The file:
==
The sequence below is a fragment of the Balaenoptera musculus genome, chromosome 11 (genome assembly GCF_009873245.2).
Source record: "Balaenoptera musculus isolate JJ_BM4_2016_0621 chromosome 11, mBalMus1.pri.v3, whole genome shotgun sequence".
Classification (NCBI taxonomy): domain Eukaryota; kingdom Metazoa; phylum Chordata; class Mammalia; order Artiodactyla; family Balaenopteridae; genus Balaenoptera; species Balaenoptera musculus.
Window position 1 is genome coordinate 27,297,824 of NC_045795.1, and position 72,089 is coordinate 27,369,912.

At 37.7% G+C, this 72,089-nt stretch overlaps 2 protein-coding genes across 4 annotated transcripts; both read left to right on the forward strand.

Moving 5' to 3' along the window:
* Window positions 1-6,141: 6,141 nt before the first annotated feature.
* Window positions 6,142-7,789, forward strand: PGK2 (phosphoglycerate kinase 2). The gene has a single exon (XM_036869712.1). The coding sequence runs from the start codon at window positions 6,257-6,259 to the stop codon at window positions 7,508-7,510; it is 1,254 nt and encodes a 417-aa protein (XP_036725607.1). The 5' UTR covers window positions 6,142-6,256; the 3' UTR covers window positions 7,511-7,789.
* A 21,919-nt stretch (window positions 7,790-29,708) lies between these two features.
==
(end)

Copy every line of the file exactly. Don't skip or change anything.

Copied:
The sequence below is a fragment of the Balaenoptera musculus genome, chromosome 11 (genome assembly GCF_009873245.2).
Source record: "Balaenoptera musculus isolate JJ_BM4_2016_0621 chromosome 11, mBalMus1.pri.v3, whole genome shotgun sequence".
Classification (NCBI taxonomy): domain Eukaryota; kingdom Metazoa; phylum Chordata; class Mammalia; order Artiodactyla; family Balaenopteridae; genus Balaenoptera; species Balaenoptera musculus.
Window position 1 is genome coordinate 27,297,824 of NC_045795.1, and position 72,089 is coordinate 27,369,912.

At 37.7% G+C, this 72,089-nt stretch overlaps 2 protein-coding genes across 4 annotated transcripts; both read left to right on the forward strand.

Moving 5' to 3' along the window:
* Window positions 1-6,141: 6,141 nt before the first annotated feature.
* Window positions 6,142-7,789, forward strand: PGK2 (phosphoglycerate kinase 2). The gene has a single exon (XM_036869712.1). The coding sequence runs from the start codon at window positions 6,257-6,259 to the stop codon at window positions 7,508-7,510; it is 1,254 nt and encodes a 417-aa protein (XP_036725607.1). The 5' UTR covers window positions 6,142-6,256; the 3' UTR covers window positions 7,511-7,789.
* A 21,919-nt stretch (window positions 7,790-29,708) lies between these two features.